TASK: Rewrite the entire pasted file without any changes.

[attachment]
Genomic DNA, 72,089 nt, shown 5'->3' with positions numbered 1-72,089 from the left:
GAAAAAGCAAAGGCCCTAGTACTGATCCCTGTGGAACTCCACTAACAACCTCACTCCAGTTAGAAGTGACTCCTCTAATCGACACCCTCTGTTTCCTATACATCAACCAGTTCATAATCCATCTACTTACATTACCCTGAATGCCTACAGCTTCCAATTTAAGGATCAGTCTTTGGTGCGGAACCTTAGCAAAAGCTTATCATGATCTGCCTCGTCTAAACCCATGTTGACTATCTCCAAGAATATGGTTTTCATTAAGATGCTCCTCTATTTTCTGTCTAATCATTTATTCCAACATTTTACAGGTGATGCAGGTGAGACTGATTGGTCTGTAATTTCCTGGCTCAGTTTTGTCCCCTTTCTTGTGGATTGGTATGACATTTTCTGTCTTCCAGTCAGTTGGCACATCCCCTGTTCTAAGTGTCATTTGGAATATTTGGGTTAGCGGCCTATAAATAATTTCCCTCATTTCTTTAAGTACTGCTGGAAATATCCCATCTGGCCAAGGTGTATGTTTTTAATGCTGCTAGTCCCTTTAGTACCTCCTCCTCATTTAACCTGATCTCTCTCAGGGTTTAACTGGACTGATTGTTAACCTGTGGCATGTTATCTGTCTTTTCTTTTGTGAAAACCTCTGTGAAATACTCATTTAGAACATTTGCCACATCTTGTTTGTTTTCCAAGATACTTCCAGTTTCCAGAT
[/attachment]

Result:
Genomic DNA, 72,089 nt, shown 5'->3' with positions numbered 1-72,089 from the left:
GAAAAAGCAAAGGCCCTAGTACTGATCCCTGTGGAACTCCACTAACAACCTCACTCCAGTTAGAAGTGACTCCTCTAATCGACACCCTCTGTTTCCTATACATCAACCAGTTCATAATCCATCTACTTACATTACCCTGAATGCCTACAGCTTCCAATTTAAGGATCAGTCTTTGGTGCGGAACCTTAGCAAAAGCTTATCATGATCTGCCTCGTCTAAACCCATGTTGACTATCTCCAAGAATATGGTTTTCATTAAGATGCTCCTCTATTTTCTGTCTAATCATTTATTCCAACATTTTACAGGTGATGCAGGTGAGACTGATTGGTCTGTAATTTCCTGGCTCAGTTTTGTCCCCTTTCTTGTGGATTGGTATGACATTTTCTGTCTTCCAGTCAGTTGGCACATCCCCTGTTCTAAGTGTCATTTGGAATATTTGGGTTAGCGGCCTATAAATAATTTCCCTCATTTCTTTAAGTACTGCTGGAAATATCCCATCTGGCCAAGGTGTATGTTTTTAATGCTGCTAGTCCCTTTAGTACCTCCTCCTCATTTAACCTGATCTCTCTCAGGGTTTAACTGGACTGATTGTTAACCTGTGGCATGTTATCTGTCTTTTCTTTTGTGAAAACCTCTGTGAAATACTCATTTAGAACATTTGCCACATCTTGTTTGTTTTCCAAGATACTTCCAGTTTCCAGAT